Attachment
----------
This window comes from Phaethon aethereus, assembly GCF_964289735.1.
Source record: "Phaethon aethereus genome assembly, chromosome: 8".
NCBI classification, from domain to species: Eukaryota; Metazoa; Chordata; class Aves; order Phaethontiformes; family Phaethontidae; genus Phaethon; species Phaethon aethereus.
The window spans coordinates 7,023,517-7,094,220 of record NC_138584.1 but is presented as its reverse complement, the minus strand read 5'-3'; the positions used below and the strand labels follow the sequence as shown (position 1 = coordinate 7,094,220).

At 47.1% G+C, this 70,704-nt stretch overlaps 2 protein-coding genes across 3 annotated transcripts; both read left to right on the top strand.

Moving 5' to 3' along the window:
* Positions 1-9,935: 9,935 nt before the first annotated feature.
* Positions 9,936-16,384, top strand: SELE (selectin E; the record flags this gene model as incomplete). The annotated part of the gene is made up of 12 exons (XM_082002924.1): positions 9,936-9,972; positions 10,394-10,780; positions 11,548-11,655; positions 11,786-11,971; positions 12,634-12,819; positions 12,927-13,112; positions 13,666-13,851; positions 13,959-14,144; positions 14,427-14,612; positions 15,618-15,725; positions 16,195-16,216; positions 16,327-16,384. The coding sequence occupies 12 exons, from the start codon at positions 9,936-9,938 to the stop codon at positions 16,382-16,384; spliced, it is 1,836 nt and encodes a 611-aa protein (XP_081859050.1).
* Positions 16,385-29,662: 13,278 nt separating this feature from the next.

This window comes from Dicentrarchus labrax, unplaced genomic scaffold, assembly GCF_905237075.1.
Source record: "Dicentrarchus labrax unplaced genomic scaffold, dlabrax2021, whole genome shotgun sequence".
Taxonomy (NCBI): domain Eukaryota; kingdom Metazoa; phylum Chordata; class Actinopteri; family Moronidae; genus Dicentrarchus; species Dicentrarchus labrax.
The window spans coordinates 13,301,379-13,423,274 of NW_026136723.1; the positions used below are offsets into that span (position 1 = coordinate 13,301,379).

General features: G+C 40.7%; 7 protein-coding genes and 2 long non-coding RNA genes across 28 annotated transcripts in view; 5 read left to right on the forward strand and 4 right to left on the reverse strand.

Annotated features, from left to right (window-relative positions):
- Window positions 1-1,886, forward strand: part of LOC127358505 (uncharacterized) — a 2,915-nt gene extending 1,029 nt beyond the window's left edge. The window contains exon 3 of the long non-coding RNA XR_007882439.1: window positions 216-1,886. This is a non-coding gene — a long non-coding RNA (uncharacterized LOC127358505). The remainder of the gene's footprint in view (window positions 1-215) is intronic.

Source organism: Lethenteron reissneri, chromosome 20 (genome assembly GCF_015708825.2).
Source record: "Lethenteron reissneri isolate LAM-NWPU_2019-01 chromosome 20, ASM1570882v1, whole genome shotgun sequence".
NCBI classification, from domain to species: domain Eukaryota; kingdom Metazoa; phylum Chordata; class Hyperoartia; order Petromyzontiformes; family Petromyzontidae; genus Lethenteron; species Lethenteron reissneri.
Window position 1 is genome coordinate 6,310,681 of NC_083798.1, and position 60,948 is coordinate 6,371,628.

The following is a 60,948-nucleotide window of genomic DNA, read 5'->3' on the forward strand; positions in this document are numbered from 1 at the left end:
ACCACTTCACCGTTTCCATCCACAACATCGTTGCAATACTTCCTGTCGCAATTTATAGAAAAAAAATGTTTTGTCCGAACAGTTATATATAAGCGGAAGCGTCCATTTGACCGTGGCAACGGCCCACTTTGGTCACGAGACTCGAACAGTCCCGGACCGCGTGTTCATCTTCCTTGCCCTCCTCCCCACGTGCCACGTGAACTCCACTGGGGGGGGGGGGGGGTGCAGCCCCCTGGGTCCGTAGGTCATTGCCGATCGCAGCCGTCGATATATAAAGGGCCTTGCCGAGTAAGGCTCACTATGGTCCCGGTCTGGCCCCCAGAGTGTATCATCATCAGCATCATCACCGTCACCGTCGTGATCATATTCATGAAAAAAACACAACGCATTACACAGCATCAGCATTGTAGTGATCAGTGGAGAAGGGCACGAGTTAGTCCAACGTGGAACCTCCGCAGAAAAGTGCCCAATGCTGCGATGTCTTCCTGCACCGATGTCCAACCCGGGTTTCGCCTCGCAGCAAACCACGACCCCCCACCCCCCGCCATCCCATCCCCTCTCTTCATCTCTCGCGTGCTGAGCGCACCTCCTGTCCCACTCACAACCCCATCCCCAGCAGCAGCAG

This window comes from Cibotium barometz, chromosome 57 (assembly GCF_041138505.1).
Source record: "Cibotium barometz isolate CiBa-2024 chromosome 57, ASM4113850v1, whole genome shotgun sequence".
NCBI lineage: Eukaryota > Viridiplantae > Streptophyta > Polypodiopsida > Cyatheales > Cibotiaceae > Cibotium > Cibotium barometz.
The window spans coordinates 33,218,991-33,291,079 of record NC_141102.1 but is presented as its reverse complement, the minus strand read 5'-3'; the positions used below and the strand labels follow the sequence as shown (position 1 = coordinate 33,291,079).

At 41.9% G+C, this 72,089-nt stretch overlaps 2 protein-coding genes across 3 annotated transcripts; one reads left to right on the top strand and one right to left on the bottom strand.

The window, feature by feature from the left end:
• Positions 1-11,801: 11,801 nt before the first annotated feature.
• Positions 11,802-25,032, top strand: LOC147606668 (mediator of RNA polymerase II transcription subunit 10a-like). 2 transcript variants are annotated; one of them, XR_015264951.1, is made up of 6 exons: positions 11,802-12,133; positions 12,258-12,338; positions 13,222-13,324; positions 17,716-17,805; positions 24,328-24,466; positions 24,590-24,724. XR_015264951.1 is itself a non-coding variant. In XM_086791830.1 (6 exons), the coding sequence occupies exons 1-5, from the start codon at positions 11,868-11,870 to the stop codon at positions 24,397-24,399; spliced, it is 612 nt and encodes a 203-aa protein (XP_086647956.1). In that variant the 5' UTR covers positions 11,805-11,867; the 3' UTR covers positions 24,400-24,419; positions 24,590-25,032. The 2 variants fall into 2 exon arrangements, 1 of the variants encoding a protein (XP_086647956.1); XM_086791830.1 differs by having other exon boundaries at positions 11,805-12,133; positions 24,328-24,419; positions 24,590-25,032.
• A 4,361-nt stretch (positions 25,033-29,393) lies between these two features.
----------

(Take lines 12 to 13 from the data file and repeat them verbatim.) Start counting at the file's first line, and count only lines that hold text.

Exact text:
Taxonomy (NCBI): domain Eukaryota; kingdom Metazoa; phylum Chordata; class Actinopteri; family Moronidae; genus Dicentrarchus; species Dicentrarchus labrax.
The window spans coordinates 13,301,379-13,423,274 of NW_026136723.1; the positions used below are offsets into that span (position 1 = coordinate 13,301,379).